Brian Mattingly – Founder & CEO, Welcomemat Services

Brian is the founder and CEO of Welcomemat Services, a digital and disruptive direct mail marketing company specializing in targeting people who have recently moved. Through Brian’s leadership, the brand has grown to over 60 franchise locations with national coverage and was named the #1 Advertising Franchise in 2017 according to Entrepreneur Magazine.

Prior to founding Welcomemat Services, Brian spent nearly a decade working in the enterprise software space.

Brian is an experienced communicator and expert on local business marketing. He is a regular panelist and speaker on local business marketing and loyalty strategies that drive long-term growth.

Tell me about your early career.
During the dotcom era, I was working in the software space. The software tools that we provided helped very large organizations gain insights into their customer base so they could better service customers and build models for new customer acquisition. You hear the terms big data and business intelligence thrown around a lot today – and those were the types of tools we were working with. The challenge we saw was that while larger organizations were able to afford exciting technology and data to expand, that was not the case for small businesses.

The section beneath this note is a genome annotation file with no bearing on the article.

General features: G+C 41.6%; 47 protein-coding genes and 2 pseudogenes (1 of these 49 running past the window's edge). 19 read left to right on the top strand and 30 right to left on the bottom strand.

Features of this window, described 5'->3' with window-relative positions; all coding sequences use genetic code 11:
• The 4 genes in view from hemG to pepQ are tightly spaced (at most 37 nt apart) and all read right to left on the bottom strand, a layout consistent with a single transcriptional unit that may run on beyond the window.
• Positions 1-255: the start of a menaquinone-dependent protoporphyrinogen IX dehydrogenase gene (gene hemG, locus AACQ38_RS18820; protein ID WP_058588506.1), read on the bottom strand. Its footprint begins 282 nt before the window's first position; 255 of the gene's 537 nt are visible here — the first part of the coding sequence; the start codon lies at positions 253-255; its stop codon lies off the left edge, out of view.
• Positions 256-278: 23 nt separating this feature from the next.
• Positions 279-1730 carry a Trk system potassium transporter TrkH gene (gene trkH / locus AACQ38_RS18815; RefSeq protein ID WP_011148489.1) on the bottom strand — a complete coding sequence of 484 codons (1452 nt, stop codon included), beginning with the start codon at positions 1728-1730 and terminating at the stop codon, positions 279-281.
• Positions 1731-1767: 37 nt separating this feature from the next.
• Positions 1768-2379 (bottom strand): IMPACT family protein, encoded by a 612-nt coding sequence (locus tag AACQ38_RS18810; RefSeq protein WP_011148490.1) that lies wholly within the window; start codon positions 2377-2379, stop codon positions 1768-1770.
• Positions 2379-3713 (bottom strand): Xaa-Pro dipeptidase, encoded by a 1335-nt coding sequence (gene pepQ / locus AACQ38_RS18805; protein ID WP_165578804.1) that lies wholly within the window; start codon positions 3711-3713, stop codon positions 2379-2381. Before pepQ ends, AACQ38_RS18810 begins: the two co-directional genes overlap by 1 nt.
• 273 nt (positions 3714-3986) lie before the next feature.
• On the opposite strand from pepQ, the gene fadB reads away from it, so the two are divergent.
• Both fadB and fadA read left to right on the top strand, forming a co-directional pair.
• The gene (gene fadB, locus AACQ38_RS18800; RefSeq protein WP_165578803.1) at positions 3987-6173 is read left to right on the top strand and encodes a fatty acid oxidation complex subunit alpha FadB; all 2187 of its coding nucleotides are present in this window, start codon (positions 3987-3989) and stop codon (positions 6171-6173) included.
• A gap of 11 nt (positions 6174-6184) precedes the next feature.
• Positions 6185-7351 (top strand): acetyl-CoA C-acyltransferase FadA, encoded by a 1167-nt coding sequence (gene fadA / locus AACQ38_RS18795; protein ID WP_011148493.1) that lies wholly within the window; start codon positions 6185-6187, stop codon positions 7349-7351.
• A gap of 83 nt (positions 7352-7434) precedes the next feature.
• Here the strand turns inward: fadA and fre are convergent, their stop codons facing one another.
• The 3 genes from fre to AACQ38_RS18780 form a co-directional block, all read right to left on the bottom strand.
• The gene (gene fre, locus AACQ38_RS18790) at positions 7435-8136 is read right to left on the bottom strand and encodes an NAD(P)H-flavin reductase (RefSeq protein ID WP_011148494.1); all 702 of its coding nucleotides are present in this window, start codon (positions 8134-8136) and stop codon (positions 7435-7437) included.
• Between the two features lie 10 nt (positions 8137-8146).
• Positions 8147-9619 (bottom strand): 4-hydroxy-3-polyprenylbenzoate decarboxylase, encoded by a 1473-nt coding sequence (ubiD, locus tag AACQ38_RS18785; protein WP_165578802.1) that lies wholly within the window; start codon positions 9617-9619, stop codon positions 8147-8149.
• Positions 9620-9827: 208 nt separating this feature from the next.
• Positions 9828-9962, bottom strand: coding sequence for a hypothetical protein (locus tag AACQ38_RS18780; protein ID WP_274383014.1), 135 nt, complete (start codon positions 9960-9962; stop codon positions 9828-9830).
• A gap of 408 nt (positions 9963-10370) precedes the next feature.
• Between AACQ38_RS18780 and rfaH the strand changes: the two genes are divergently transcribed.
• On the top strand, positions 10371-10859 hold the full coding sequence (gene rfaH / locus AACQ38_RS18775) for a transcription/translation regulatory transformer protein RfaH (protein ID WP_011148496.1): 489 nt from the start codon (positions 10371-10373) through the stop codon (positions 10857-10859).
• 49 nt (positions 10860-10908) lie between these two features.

How did the concept for Welcomemat Services come about?
We noticed that smaller local businesses were getting left behind and they too needed access to technology to compete. That became the business problem we set out to solve – how do we help local and regional businesses gain access to technology? From there, we went on to patent some of our data tracking technology and offer it in a format that is powerful, yet cost effective. We identified people moving as an extremely high value consumer segment to target and embedded our technology into a printed package that connects local businesses with new movers.

How was the first year in business?
We launched Welcomemat Services in 2003. During our first twelve months of operations, we focused solely on driving sales and learning the business. As a startup, it was tough – my wife and I worked long hours and days, we were raising two very young children, and we weren’t bringing in any cash for most of the first year as we were reinvesting everything back in the business. Staying focused on our long-term vision kept us moving forward.